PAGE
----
You may have noticed that the nation’s law enforcement community has developed a bit of a credibility gap. And that is too bad – for all of us. Not to put too fine of a point on it, but if we can’t trust the men and women in blue who carry guns and have the power to arrest us, our society is in a very fragile state.
One of the problems is that authorities too often dole out information as if they own it. The latest friction between police and the public’s right to know is in Massachusetts, where the Boston Globe has sued the Boston and North Andover police departments for records related to a half-dozen DUI charges against area police officers and one judge who is alleged to have stolen watch at the airport. You read that right.
The Globe argues that police reports, jail photos and booking logs are public information in that state just as they are in most places in the United States. Law enforcement claims wide latitude in keeping information secret, well, whenever officials want to do so.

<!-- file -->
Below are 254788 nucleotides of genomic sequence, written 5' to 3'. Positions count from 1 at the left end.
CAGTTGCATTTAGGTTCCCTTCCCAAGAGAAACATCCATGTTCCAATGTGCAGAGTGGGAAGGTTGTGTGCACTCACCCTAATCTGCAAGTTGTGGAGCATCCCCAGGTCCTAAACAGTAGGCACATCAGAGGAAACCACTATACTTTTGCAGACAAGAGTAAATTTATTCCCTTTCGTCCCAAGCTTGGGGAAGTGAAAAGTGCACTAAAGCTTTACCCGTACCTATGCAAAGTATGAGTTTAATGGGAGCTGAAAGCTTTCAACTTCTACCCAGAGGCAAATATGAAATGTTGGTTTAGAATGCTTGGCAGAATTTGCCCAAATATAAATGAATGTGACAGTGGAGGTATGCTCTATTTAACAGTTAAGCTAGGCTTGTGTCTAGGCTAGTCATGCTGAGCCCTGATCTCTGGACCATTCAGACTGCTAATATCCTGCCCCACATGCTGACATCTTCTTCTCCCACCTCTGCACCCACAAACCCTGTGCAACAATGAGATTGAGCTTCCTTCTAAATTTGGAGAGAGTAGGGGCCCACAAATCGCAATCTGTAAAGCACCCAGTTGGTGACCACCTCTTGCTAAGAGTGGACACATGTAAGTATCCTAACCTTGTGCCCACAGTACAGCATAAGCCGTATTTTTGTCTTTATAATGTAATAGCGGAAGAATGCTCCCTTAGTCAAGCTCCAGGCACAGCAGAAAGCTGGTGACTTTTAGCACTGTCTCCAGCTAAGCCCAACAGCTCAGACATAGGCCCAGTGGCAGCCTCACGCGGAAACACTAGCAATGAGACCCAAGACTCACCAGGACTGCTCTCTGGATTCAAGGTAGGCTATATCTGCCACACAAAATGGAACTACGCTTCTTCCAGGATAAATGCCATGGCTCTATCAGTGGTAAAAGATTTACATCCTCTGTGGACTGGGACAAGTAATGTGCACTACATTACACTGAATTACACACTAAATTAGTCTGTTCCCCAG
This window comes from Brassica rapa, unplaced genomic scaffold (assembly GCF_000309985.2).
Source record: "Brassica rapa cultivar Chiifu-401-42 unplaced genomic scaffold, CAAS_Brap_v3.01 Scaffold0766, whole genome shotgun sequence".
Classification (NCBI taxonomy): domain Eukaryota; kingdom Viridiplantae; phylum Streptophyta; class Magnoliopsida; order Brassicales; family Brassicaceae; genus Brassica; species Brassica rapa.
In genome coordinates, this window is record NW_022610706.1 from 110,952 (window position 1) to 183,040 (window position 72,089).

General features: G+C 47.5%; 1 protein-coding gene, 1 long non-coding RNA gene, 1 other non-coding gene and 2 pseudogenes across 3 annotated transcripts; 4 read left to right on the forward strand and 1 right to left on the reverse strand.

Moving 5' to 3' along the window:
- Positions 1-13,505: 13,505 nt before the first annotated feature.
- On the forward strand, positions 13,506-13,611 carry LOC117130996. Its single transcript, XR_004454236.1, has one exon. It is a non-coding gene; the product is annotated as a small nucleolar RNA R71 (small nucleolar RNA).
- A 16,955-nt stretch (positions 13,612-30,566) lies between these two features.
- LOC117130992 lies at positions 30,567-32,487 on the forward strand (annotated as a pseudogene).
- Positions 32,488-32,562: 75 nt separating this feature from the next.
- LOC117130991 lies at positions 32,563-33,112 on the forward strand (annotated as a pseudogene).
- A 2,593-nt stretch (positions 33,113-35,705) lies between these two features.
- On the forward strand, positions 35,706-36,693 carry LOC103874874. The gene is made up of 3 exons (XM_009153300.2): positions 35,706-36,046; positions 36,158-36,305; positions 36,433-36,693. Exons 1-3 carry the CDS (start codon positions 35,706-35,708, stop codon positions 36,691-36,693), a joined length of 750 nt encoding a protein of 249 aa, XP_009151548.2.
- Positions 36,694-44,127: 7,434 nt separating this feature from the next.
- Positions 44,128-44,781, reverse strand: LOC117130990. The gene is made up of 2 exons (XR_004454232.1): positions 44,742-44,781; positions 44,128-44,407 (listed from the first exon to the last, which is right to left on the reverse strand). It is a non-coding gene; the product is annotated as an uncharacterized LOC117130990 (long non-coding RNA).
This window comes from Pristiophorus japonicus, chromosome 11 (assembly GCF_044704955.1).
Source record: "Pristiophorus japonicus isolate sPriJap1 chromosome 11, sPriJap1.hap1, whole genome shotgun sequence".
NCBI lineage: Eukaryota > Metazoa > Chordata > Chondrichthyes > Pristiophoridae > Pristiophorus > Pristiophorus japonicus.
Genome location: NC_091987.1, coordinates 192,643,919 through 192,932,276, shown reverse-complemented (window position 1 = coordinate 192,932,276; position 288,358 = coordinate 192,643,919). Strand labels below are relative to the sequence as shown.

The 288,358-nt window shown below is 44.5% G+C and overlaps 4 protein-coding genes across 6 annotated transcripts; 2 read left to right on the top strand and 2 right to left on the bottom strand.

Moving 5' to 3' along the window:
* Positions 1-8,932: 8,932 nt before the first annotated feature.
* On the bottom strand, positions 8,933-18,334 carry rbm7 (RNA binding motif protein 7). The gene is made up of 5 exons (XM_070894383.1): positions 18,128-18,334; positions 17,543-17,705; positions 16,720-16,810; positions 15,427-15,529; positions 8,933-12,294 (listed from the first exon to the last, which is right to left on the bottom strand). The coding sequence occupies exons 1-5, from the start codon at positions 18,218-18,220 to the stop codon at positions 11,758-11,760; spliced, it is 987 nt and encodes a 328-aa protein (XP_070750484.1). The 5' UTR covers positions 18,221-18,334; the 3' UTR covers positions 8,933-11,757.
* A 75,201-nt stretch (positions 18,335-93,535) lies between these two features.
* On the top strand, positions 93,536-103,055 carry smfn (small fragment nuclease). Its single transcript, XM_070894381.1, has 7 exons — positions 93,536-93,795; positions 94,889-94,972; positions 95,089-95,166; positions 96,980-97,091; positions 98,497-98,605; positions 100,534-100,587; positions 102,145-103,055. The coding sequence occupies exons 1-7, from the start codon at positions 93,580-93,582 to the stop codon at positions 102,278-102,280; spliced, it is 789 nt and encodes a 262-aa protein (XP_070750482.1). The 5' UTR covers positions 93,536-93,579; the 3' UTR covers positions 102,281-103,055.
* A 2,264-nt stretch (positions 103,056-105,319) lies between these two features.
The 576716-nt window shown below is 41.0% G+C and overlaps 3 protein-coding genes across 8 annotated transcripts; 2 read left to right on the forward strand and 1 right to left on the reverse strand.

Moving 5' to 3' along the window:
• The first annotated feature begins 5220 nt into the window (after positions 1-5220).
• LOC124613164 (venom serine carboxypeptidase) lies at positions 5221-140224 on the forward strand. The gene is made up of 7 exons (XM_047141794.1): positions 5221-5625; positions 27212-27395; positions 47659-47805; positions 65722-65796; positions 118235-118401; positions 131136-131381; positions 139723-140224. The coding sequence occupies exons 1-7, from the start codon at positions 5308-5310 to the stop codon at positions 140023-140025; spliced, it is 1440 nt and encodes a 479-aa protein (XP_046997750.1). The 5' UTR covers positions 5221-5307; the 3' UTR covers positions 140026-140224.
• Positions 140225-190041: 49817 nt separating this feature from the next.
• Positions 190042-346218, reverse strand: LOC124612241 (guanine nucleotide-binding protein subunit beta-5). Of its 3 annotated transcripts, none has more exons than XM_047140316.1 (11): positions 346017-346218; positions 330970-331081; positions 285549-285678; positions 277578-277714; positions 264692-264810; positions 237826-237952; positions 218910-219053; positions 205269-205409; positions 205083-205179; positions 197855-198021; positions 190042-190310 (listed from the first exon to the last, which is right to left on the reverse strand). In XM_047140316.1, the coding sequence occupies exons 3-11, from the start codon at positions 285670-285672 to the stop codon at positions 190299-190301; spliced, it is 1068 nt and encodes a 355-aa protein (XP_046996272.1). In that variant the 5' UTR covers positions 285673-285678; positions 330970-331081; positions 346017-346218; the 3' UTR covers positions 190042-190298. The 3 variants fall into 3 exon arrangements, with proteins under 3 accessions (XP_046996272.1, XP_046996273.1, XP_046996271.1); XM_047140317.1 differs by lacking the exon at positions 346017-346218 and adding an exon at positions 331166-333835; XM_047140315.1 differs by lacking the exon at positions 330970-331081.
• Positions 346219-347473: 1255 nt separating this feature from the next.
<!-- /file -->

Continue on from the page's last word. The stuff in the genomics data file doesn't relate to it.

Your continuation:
I can’t tell you how that court battle will turn out, but I can sure guess who will win in the court of public opinion. Take a look at this spot-on editorial that ran in the Globe, GateHouse newspapers and elsewhere in March. How much do you love that newspapers are coordinating to move the needle on transparency? If you want to write an outraged editorial that is reasoned, forceful and perfect in every way, you could do worse than use this as a model. …
If we don’t hold people in power responsible, no one will. This isn’t the sort of thing that sparks outrage on Twitter. You wouldn’t see Facebook stories about the lack of transparency in Massachusetts if not for these newspapers making it so.
It’s more evidence that we work in a passionate, right-thinking industry that is crucial to democracy.